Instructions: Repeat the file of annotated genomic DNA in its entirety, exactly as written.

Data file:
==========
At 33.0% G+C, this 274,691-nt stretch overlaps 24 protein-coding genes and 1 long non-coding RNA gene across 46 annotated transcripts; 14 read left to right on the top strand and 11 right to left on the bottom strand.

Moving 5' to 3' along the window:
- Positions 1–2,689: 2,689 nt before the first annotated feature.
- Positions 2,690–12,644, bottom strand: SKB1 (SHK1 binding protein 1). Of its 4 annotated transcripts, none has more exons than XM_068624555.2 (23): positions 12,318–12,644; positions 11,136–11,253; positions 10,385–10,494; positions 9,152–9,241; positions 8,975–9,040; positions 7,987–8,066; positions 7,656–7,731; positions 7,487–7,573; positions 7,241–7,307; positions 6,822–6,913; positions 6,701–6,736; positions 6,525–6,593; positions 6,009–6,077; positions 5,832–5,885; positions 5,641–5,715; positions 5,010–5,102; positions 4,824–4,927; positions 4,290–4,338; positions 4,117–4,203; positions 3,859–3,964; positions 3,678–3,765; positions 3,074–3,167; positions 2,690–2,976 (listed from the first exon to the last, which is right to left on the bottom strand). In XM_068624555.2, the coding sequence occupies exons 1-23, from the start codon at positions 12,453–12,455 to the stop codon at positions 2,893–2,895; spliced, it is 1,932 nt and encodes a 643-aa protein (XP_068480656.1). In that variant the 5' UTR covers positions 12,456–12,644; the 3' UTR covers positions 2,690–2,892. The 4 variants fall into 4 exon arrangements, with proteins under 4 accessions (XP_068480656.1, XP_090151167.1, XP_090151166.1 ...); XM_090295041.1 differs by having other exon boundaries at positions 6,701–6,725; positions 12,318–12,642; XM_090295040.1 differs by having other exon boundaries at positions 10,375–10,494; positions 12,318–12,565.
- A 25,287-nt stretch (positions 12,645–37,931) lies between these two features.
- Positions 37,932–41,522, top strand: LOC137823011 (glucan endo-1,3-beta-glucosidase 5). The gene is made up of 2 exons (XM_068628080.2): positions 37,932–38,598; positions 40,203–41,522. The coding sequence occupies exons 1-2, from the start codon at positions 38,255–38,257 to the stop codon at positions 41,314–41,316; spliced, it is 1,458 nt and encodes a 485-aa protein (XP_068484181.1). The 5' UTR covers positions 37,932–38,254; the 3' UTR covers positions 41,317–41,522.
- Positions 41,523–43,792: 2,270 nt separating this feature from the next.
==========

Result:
At 33.0% G+C, this 274,691-nt stretch overlaps 24 protein-coding genes and 1 long non-coding RNA gene across 46 annotated transcripts; 14 read left to right on the top strand and 11 right to left on the bottom strand.

Moving 5' to 3' along the window:
- Positions 1–2,689: 2,689 nt before the first annotated feature.
- Positions 2,690–12,644, bottom strand: SKB1 (SHK1 binding protein 1). Of its 4 annotated transcripts, none has more exons than XM_068624555.2 (23): positions 12,318–12,644; positions 11,136–11,253; positions 10,385–10,494; positions 9,152–9,241; positions 8,975–9,040; positions 7,987–8,066; positions 7,656–7,731; positions 7,487–7,573; positions 7,241–7,307; positions 6,822–6,913; positions 6,701–6,736; positions 6,525–6,593; positions 6,009–6,077; positions 5,832–5,885; positions 5,641–5,715; positions 5,010–5,102; positions 4,824–4,927; positions 4,290–4,338; positions 4,117–4,203; positions 3,859–3,964; positions 3,678–3,765; positions 3,074–3,167; positions 2,690–2,976 (listed from the first exon to the last, which is right to left on the bottom strand). In XM_068624555.2, the coding sequence occupies exons 1-23, from the start codon at positions 12,453–12,455 to the stop codon at positions 2,893–2,895; spliced, it is 1,932 nt and encodes a 643-aa protein (XP_068480656.1). In that variant the 5' UTR covers positions 12,456–12,644; the 3' UTR covers positions 2,690–2,892. The 4 variants fall into 4 exon arrangements, with proteins under 4 accessions (XP_068480656.1, XP_090151167.1, XP_090151166.1 ...); XM_090295041.1 differs by having other exon boundaries at positions 6,701–6,725; positions 12,318–12,642; XM_090295040.1 differs by having other exon boundaries at positions 10,375–10,494; positions 12,318–12,565.
- A 25,287-nt stretch (positions 12,645–37,931) lies between these two features.
- Positions 37,932–41,522, top strand: LOC137823011 (glucan endo-1,3-beta-glucosidase 5). The gene is made up of 2 exons (XM_068628080.2): positions 37,932–38,598; positions 40,203–41,522. The coding sequence occupies exons 1-2, from the start codon at positions 38,255–38,257 to the stop codon at positions 41,314–41,316; spliced, it is 1,458 nt and encodes a 485-aa protein (XP_068484181.1). The 5' UTR covers positions 37,932–38,254; the 3' UTR covers positions 41,317–41,522.
- Positions 41,523–43,792: 2,270 nt separating this feature from the next.